The Dachau concentration camp has been preserved and now stands as a memento of the horrors endured here. The former workhouse now displays a permanent exhibition of Dachau’s history; a memorial for the victims stands at the front of the camp. The barracks, where prisoners were kept, have also been preserved. To the northwest lies the crematorium where over 30,000 people were incinerated. A visit to Dachau is an experience you will never forget.
Address: Marienplatz 8 Access: S1-S8, U3, U6, Bus 52 (Marienplatz)
Marienplatz is the heart of the city. It is surrounded by impressive buildings of historic prominence. The most imposing is the Neo-Gothic Town Hall dating from the 19th century. The tower features the famous Glockenspiel. It has 43 bells that chime at 11:00 am, 12:00 am, 5:00 pm and 9:00 pm, accompanied by figures dancing a medieval dance and depicting historical scenes from Munich's past.
In the middle of the square stands Mariensäule – a statue of the Virgin Mary after which the square was named. Other points of interest on the square include the Frauenkirche – Munich 15 th century cathedral and the Toy Museum in the Old Town Hall.
The square was once a vibrant market selling salt and grain, today it is a favourite tourist spot.
Located about 8 km from the city center the palace was a summer residence of the Wittelsbachs, the Munich aristocracy. It was built from 1664 onwards in several phases. Altered several times according to the taste and wishes of its different owners, it is now the biggest Baroque castle in Germany.
The interior has interesting frescoes in the main hall. The famous 'Schönheitengalerie' or Gallery of the Beauties should not be missed. It contains 36 provocative portraits commissioned by Ludwig I, depicting the most beautiful women of his time.
The park surrounding the palace is a pleasant place to visit, especially in summer. It is a fusion of French and English landscaping techniques. There are pavilions, a porcelain museum, a collection of Ludwig’s fancy coaches, and modern Europe’s first swimming pool.
Disabled access. The museum, situated in a large neo-classical building, houses one of the most important collections of European art dating from the 14 th to 18 th century. Among the almost 1000 paintings on display are Flemish and Dutch masters as well as Italian masters such as Titian and Botticelli.
The collection of German masters and the Rubens gallery are also a must-see.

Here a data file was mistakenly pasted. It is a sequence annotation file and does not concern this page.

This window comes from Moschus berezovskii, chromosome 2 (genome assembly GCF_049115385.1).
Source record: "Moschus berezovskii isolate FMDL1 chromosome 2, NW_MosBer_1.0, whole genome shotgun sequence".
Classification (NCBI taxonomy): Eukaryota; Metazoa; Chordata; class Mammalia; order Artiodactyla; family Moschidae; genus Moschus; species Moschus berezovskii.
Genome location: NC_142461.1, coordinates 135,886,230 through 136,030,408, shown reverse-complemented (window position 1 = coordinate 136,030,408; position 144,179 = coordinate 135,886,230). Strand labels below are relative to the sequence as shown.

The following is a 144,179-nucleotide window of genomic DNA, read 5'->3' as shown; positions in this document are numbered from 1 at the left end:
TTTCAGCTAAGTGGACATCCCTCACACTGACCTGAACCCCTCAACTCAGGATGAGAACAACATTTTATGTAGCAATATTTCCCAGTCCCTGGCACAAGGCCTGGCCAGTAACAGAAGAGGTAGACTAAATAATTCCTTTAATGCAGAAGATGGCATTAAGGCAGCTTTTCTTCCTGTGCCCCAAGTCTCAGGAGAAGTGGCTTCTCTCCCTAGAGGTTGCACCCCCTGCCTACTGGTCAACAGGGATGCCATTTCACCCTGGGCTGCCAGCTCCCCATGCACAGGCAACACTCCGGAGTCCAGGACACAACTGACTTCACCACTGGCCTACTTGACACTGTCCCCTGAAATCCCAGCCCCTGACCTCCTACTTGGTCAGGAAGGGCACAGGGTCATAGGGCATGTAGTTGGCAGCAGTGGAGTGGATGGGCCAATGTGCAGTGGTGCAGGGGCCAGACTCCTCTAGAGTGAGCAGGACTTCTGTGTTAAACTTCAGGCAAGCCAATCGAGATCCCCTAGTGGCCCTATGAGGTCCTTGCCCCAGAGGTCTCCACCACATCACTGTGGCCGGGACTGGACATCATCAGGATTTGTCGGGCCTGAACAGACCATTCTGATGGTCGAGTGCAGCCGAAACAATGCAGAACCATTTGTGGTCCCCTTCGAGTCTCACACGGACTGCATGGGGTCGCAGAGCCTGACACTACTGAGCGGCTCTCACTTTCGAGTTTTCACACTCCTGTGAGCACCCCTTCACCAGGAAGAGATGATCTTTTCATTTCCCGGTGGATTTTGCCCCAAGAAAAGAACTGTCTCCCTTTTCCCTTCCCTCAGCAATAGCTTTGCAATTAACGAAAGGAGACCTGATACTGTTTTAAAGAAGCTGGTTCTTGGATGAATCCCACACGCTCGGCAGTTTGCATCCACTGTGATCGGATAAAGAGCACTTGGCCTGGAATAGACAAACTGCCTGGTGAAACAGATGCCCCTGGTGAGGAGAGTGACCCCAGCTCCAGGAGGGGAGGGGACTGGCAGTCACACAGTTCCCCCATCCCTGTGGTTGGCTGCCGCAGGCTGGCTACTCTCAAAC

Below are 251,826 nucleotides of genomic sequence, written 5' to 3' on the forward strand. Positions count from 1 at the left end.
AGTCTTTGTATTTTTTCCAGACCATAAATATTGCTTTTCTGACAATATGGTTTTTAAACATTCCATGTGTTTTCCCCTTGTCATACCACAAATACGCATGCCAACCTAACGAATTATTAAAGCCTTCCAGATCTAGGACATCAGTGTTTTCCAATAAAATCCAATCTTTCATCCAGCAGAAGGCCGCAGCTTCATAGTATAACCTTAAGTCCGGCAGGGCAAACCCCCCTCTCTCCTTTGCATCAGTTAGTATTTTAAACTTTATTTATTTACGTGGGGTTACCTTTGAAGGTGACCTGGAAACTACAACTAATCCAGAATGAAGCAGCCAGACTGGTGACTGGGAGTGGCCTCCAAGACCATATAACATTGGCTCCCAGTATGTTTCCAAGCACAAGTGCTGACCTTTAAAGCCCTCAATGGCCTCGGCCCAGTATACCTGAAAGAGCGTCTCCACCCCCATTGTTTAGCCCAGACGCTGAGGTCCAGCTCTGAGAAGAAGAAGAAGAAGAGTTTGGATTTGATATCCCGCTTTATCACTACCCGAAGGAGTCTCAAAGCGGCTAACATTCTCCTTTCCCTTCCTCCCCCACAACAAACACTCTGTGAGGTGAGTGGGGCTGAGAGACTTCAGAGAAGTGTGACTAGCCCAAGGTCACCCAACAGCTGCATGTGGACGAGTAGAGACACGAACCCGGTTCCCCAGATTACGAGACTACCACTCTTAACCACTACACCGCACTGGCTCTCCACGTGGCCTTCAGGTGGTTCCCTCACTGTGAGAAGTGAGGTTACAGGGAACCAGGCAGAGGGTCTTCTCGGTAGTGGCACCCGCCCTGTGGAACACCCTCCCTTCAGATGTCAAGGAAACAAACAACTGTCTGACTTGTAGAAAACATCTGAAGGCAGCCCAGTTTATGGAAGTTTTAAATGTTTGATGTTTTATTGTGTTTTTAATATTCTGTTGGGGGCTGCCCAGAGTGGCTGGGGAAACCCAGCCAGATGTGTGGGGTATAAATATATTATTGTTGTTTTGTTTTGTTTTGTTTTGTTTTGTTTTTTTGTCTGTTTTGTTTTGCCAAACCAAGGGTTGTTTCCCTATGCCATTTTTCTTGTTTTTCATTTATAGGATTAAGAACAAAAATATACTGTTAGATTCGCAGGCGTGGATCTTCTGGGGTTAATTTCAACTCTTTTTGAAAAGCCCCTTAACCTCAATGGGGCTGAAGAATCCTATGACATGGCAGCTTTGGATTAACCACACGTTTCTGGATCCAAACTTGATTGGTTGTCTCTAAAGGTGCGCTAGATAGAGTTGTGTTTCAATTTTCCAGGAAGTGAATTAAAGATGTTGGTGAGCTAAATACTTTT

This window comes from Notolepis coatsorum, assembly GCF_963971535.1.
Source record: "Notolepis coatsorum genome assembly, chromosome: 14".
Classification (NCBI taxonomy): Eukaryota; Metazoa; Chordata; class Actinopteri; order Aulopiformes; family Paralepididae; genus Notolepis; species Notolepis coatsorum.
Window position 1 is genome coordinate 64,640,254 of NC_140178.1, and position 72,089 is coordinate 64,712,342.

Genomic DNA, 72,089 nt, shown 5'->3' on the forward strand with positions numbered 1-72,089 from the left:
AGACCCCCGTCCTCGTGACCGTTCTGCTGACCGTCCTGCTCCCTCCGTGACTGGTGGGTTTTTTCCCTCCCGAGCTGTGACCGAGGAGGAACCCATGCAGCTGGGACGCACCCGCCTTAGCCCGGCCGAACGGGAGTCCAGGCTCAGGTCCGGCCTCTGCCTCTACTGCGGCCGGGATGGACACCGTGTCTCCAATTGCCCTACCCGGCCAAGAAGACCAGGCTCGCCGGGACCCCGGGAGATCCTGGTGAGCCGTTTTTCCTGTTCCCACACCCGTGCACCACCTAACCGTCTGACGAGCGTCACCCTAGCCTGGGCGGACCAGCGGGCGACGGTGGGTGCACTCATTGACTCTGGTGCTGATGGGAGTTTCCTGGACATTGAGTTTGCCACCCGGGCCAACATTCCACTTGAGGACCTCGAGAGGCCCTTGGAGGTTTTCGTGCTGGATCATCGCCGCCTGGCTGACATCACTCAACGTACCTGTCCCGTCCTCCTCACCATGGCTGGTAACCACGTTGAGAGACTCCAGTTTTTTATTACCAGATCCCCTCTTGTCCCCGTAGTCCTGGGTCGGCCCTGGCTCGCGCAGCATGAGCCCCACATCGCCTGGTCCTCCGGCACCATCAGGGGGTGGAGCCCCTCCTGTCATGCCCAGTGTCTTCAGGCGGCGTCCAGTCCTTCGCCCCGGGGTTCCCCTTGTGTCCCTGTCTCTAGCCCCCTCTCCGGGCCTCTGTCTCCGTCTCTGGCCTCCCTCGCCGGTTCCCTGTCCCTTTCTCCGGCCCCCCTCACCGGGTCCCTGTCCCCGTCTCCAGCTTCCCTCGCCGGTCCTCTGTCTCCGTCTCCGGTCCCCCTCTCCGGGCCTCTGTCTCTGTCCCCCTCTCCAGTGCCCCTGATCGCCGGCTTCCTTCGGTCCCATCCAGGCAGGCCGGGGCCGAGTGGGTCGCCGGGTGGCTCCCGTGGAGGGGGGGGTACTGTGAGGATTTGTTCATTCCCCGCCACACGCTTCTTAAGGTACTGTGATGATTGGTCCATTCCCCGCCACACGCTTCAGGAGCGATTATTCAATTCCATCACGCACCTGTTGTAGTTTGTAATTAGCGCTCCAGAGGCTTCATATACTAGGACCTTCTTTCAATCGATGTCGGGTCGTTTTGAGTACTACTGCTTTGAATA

The church is the city's main landmark and a must for visitors. The two towers, built in 1525, are said to be the precursors of the Renaissance style. The church itself was built in 1468 by the Gothic architect Jörg von Halsbach. The building itself is imposing and large but symmetrical and simple. The interior is mainly Gothic, except for the altars refurbished in 18th century in Baroque style.
The huge museum encompasses 55,000 square meters and has 8 floors. The museum concentrates on the history of development of technology and natural science. You can explore human development in anything, from coalmining, to automobiles, to aeronautics, to musical instruments – the list is endless. There are presentations taking place throughout the day. Check the notice-board at the ticket booth for details.
The English Garden is a 900-acre park close to the city center and one of Europe’s largest urban parks. The numerous ponds, shaded paths and brooks provide a perfect relaxing escape from the city. It has jogging tracks, bridle tracks, a river, a boating lake and an area for nudist sunbathers. There are also four beer gardens: Chinesischer Turm, Seehaus, Hirschau, and Aumeister. The park also features a Japanese tea house where traditional Japanese tea ceremonies can be attended.
The Wittelsbach ruling family erected this royal palace in 1385 when the old palace, Alter Hof, had become too small. The palace grounds include many courtyards, fountains, a chapel, antiquarium and a medicine room. On the palace grounds you can marvel at the crown jewels and Egyptian treasures. The complex includes Residenz Theatre in baroque style and Herkulessaal concert hall.
Munich cuisine is quite heavy as it consists mainly of meat and potatoes. The ‘white sausages’ or Weißwürst are traditionally served for breakfast along with some sweet mustard and fresh pretzels. Another specialty is Leberkäs , a Bavarian grilled sausage usually served with potato salad. The most characteristic soup is Leberknödel Soup with dumplings made of bread, liver and onion. Other traditional dishes are roast pork with bread or potato dumplings, and pork leg with cabbage.